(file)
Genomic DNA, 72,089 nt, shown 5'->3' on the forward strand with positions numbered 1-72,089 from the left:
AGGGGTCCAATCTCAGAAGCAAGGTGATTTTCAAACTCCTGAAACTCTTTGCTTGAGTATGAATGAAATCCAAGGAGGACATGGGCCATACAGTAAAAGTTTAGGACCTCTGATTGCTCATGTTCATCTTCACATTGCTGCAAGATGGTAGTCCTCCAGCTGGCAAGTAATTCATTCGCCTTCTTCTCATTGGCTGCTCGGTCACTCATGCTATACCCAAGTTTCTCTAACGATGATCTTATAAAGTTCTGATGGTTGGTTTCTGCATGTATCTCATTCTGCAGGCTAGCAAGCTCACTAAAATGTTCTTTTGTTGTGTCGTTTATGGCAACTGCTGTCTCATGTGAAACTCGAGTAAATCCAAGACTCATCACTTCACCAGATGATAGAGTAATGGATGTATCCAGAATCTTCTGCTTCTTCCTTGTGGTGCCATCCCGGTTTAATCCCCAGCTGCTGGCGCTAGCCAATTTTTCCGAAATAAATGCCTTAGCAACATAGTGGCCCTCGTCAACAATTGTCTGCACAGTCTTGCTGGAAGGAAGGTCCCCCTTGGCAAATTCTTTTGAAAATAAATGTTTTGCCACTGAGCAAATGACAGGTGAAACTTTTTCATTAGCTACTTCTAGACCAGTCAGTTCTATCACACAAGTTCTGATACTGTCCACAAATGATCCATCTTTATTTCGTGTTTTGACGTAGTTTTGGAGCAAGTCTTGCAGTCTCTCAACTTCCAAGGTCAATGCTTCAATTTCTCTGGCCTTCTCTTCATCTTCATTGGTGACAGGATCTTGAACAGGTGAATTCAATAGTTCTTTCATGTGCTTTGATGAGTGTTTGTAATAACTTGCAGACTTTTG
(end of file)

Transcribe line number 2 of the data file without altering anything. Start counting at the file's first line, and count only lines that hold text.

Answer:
AGGGGTCCAATCTCAGAAGCAAGGTGATTTTCAAACTCCTGAAACTCTTTGCTTGAGTATGAATGAAATCCAAGGAGGACATGGGCCATACAGTAAAAGTTTAGGACCTCTGATTGCTCATGTTCATCTTCACATTGCTGCAAGATGGTAGTCCTCCAGCTGGCAAGTAATTCATTCGCCTTCTTCTCATTGGCTGCTCGGTCACTCATGCTATACCCAAGTTTCTCTAACGATGATCTTATAAAGTTCTGATGGTTGGTTTCTGCATGTATCTCATTCTGCAGGCTAGCAAGCTCACTAAAATGTTCTTTTGTTGTGTCGTTTATGGCAACTGCTGTCTCATGTGAAACTCGAGTAAATCCAAGACTCATCACTTCACCAGATGATAGAGTAATGGATGTATCCAGAATCTTCTGCTTCTTCCTTGTGGTGCCATCCCGGTTTAATCCCCAGCTGCTGGCGCTAGCCAATTTTTCCGAAATAAATGCCTTAGCAACATAGTGGCCCTCGTCAACAATTGTCTGCACAGTCTTGCTGGAAGGAAGGTCCCCCTTGGCAAATTCTTTTGAAAATAAATGTTTTGCCACTGAGCAAATGACAGGTGAAACTTTTTCATTAGCTACTTCTAGACCAGTCAGTTCTATCACACAAGTTCTGATACTGTCCACAAATGATCCATCTTTATTTCGTGTTTTGACGTAGTTTTGGAGCAAGTCTTGCAGTCTCTCAACTTCCAAGGTCAATGCTTCAATTTCTCTGGCCTTCTCTTCATCTTCATTGGTGACAGGATCTTGAACAGGTGAATTCAATAGTTCTTTCATGTGCTTTGATGAGTGTTTGTAATAACTTGCAGACTTTTG